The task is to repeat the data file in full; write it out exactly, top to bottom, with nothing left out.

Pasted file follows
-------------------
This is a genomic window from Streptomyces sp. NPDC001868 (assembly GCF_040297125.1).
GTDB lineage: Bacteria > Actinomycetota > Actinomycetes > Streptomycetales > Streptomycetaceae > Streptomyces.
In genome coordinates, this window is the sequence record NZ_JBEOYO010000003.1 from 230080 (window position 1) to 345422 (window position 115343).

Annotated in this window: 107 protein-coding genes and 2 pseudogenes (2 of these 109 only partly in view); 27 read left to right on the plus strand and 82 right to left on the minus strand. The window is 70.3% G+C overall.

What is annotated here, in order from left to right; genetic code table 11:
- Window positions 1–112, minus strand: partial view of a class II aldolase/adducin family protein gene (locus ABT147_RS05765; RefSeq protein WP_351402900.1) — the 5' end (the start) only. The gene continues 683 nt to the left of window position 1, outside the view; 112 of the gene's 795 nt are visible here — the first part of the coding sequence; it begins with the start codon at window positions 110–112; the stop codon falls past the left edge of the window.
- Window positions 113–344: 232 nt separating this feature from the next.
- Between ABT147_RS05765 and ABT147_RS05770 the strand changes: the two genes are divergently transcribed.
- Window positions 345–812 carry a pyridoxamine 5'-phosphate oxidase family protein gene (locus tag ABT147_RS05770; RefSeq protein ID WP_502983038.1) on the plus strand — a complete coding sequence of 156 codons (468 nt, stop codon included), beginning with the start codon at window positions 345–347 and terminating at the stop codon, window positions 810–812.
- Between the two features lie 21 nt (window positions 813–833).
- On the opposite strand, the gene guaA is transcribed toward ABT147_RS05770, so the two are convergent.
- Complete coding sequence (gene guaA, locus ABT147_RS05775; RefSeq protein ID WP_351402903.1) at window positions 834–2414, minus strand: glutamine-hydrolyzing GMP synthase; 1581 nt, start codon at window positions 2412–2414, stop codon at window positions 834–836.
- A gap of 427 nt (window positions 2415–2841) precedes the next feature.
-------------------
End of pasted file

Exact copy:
This is a genomic window from Streptomyces sp. NPDC001868 (assembly GCF_040297125.1).
GTDB lineage: Bacteria > Actinomycetota > Actinomycetes > Streptomycetales > Streptomycetaceae > Streptomyces.
In genome coordinates, this window is the sequence record NZ_JBEOYO010000003.1 from 230080 (window position 1) to 345422 (window position 115343).

Annotated in this window: 107 protein-coding genes and 2 pseudogenes (2 of these 109 only partly in view); 27 read left to right on the plus strand and 82 right to left on the minus strand. The window is 70.3% G+C overall.

What is annotated here, in order from left to right; genetic code table 11:
- Window positions 1–112, minus strand: partial view of a class II aldolase/adducin family protein gene (locus ABT147_RS05765; RefSeq protein WP_351402900.1) — the 5' end (the start) only. The gene continues 683 nt to the left of window position 1, outside the view; 112 of the gene's 795 nt are visible here — the first part of the coding sequence; it begins with the start codon at window positions 110–112; the stop codon falls past the left edge of the window.
- Window positions 113–344: 232 nt separating this feature from the next.
- Between ABT147_RS05765 and ABT147_RS05770 the strand changes: the two genes are divergently transcribed.
- Window positions 345–812 carry a pyridoxamine 5'-phosphate oxidase family protein gene (locus tag ABT147_RS05770; RefSeq protein ID WP_502983038.1) on the plus strand — a complete coding sequence of 156 codons (468 nt, stop codon included), beginning with the start codon at window positions 345–347 and terminating at the stop codon, window positions 810–812.
- Between the two features lie 21 nt (window positions 813–833).
- On the opposite strand, the gene guaA is transcribed toward ABT147_RS05770, so the two are convergent.
- Complete coding sequence (gene guaA, locus ABT147_RS05775; RefSeq protein ID WP_351402903.1) at window positions 834–2414, minus strand: glutamine-hydrolyzing GMP synthase; 1581 nt, start codon at window positions 2412–2414, stop codon at window positions 834–836.
- A gap of 427 nt (window positions 2415–2841) precedes the next feature.